Also the GFS has gusty winds by Thursday 20th from remnants of Florence which gets slowly captured over the lower Great Lakes around Monday and Tuesday then rockets eastward -- the isobars would suggest southwest gusts to about 110 km/hr.

Apparently what has changed for the GFS is that new TS Joyce southwest of the Azores does little more than wave hello and goodbye to Helene and there's a bit of a slingshot effect near the end of the encounter during which Joyce ceases to exist, while Helene seems to deepen somewhat again.

We must stress that in the absence of broader model consensus, the GFS is so far pretty much a lone wolf on this outcome with weak support from UKMO, not really enough to trigger a robust alert but more like notice of a watch situation.
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13-09-2018, 13:10   #3
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This seems a bit too early for a thread, especially as you were complaining about premature threads recently Kermit! Anyway...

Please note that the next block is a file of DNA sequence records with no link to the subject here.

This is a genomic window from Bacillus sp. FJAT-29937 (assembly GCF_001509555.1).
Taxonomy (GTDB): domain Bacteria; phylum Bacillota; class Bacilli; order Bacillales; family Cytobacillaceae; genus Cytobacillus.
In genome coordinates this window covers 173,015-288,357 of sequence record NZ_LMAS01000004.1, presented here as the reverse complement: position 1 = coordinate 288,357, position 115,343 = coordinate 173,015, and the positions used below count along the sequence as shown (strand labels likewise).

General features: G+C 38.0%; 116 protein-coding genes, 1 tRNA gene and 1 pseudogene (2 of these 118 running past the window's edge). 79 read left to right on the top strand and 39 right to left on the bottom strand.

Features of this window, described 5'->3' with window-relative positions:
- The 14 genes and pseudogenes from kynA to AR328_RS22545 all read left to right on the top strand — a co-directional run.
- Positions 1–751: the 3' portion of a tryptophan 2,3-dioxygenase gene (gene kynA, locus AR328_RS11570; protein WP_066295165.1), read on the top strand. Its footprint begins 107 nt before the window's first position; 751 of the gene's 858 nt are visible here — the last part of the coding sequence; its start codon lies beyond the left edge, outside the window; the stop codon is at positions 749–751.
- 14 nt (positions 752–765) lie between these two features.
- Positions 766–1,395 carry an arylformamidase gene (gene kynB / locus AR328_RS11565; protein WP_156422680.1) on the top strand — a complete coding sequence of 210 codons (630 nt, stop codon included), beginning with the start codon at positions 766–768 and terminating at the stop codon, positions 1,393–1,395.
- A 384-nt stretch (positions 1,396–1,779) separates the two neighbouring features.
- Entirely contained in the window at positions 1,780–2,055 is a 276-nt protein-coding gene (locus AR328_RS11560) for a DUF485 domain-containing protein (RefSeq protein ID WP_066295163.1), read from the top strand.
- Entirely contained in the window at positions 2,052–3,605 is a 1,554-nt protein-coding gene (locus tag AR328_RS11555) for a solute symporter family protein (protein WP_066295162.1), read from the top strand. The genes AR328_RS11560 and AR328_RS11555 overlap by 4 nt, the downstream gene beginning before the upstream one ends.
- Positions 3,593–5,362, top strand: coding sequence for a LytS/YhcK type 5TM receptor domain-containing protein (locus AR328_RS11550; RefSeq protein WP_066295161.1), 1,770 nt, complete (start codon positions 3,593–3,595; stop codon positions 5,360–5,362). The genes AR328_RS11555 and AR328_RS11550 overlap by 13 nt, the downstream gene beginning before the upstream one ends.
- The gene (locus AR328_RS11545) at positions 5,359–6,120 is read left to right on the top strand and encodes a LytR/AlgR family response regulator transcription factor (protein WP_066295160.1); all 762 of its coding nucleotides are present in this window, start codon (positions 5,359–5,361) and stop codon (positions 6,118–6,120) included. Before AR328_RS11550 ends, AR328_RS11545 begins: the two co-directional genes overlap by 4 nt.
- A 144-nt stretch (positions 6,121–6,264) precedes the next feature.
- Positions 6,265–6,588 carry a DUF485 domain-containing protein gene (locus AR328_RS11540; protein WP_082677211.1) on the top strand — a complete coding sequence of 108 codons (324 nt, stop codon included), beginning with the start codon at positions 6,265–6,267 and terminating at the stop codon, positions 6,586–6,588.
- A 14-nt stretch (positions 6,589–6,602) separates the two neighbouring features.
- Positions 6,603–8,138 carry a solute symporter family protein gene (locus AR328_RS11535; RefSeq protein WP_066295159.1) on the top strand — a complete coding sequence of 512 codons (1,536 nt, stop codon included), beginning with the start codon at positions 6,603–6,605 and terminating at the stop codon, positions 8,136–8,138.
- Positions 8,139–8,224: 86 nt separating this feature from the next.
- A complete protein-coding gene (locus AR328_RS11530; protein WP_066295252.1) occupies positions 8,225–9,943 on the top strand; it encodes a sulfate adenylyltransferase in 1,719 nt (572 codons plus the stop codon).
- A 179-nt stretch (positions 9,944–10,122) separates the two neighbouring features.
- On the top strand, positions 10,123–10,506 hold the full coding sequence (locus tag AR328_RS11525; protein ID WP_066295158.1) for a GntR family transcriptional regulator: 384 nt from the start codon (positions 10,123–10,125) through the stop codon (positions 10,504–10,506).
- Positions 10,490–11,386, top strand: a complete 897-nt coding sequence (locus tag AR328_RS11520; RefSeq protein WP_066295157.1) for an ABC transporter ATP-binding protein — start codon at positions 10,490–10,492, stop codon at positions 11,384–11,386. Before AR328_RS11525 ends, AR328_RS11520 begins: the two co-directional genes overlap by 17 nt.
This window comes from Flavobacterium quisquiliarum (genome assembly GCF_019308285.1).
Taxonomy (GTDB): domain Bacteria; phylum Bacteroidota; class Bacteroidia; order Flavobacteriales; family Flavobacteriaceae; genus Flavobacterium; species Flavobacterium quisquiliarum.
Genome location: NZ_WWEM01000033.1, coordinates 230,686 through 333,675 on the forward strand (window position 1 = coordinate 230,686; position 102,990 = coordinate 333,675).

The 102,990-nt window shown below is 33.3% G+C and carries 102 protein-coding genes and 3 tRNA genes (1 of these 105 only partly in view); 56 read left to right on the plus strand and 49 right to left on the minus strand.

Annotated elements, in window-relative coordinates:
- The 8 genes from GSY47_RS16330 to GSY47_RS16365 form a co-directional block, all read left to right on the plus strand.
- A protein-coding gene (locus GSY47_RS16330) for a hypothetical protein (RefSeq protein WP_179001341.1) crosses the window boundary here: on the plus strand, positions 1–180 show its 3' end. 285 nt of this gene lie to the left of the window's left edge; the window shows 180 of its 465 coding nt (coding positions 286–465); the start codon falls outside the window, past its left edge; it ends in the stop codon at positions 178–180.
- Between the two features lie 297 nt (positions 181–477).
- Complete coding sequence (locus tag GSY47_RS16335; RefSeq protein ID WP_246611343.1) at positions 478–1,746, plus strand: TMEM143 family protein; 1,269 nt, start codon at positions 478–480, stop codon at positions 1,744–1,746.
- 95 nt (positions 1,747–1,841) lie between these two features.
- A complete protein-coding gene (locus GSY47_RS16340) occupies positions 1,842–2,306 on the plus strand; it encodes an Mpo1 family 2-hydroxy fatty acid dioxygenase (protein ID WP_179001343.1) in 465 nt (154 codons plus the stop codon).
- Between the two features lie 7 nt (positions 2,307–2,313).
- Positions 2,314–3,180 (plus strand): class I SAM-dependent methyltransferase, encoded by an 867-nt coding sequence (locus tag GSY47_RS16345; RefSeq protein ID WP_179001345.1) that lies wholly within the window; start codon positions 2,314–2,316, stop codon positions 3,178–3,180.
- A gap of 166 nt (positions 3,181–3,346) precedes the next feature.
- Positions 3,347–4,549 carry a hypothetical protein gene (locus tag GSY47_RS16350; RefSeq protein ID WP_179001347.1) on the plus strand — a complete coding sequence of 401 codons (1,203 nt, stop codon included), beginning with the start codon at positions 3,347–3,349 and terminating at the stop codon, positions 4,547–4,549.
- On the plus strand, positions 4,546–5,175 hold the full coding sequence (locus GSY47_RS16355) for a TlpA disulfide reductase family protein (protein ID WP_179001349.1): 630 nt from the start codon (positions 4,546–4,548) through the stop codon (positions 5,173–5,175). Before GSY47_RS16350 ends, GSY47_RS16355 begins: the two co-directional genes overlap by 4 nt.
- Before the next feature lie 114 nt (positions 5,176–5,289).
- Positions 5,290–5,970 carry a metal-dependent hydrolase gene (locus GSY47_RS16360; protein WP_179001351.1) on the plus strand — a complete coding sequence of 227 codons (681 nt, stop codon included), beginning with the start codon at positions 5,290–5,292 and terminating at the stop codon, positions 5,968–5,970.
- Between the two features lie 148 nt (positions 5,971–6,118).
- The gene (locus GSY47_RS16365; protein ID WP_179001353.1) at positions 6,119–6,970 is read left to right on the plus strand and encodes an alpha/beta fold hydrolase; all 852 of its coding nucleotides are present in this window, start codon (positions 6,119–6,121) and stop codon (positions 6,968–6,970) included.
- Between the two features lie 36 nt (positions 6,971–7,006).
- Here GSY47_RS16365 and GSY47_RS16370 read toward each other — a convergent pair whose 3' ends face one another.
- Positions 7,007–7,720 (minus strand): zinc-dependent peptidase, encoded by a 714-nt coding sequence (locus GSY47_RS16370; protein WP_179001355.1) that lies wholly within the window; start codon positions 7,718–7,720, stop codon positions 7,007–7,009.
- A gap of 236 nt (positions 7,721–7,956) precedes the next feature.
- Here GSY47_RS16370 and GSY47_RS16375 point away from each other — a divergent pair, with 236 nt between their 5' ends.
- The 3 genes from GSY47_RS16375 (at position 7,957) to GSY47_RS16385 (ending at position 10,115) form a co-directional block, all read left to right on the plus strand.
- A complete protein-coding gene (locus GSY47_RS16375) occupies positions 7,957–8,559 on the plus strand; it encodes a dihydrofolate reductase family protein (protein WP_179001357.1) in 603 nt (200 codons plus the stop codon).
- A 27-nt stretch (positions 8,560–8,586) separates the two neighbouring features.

What I find interesting about the GFS is how for Florence, a lot of American sources are ignoring it and relying primarily on the ECM. I can't remember where I read it, but I do recall reading that the GFS doesn't include SSTs in its storm modelling - is that correct?
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13-09-2018, 13:18   #4
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The Midland Weather Channel has issued a severe weather warning as Hurricane Helene continues its track towards Ireland.